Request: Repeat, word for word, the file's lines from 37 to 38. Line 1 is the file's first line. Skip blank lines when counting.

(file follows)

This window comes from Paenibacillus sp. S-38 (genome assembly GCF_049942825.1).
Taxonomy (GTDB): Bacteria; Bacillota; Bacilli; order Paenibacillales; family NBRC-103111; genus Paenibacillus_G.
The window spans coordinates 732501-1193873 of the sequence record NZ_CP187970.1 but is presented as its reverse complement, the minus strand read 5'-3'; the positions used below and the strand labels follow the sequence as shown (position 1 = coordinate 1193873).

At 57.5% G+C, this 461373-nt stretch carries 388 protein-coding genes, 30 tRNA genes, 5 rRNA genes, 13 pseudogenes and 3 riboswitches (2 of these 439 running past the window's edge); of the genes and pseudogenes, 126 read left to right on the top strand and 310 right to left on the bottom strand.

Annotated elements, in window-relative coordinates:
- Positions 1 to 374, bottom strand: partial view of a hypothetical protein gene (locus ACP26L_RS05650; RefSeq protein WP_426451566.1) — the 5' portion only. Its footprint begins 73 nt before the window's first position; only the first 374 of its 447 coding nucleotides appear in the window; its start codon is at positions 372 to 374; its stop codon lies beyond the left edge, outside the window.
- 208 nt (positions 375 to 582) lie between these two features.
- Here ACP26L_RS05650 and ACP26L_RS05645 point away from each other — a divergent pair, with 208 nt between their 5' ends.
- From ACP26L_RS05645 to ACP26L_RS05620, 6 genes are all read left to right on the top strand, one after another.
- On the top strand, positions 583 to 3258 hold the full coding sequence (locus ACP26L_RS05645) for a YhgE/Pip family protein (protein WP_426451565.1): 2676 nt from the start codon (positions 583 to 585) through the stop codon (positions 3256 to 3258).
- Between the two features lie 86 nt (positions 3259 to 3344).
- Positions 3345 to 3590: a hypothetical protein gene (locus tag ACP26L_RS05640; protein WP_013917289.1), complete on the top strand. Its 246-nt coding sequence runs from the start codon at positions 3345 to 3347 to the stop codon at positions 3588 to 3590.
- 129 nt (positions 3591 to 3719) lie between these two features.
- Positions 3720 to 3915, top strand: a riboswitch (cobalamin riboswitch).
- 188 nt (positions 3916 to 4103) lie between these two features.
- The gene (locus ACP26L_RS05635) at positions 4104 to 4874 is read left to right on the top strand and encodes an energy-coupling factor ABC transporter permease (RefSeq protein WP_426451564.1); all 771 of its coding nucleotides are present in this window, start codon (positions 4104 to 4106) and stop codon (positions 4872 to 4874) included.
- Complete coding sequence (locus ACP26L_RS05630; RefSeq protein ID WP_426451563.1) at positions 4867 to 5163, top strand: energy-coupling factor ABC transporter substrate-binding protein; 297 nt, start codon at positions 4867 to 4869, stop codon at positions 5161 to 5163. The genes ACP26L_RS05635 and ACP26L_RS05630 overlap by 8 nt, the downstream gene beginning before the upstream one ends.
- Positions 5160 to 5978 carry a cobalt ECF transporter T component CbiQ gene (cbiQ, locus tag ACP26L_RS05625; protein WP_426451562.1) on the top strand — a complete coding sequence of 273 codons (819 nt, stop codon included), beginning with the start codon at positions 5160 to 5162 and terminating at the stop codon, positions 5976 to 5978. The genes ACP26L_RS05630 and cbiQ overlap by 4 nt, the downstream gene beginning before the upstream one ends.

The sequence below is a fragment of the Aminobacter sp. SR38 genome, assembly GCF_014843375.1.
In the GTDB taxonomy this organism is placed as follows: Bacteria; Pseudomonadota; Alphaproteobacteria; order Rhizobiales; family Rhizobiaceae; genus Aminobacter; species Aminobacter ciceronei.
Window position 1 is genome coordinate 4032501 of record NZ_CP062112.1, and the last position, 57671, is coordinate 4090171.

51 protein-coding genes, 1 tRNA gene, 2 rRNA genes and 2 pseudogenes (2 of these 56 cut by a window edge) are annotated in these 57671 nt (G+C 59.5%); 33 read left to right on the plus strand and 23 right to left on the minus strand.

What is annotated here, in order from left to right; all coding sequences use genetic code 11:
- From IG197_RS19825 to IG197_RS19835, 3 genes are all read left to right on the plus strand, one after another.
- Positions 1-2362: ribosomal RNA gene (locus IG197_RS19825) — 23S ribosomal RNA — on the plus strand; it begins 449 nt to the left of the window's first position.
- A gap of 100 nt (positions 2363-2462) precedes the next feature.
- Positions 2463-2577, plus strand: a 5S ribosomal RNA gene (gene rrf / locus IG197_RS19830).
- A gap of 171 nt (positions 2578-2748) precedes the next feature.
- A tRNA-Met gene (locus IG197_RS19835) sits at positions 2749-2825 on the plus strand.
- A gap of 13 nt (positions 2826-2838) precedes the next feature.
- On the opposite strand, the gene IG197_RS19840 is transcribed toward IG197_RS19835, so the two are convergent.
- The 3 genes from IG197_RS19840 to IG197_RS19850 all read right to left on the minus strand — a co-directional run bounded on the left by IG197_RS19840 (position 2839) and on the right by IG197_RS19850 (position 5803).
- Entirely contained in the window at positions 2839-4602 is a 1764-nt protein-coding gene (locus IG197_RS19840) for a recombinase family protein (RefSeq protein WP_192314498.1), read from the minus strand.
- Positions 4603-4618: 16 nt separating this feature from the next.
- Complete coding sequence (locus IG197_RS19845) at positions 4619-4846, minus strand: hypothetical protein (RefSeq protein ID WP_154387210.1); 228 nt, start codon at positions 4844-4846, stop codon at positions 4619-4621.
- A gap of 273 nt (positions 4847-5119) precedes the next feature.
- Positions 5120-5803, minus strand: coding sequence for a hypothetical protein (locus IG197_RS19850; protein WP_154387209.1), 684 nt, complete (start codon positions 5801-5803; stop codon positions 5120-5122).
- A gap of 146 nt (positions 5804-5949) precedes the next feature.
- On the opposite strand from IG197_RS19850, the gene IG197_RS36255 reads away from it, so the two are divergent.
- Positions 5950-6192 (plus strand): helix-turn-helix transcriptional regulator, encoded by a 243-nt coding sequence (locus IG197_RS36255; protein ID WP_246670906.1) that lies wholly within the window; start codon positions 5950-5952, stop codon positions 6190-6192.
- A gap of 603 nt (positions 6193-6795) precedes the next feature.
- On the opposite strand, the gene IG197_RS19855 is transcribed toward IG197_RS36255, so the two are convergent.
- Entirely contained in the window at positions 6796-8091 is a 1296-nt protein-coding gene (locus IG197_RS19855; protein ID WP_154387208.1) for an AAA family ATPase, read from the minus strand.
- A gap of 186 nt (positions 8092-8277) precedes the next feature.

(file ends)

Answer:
- Positions 5120-5803, minus strand: coding sequence for a hypothetical protein (locus IG197_RS19850; protein WP_154387209.1), 684 nt, complete (start codon positions 5801-5803; stop codon positions 5120-5122).
- A gap of 146 nt (positions 5804-5949) precedes the next feature.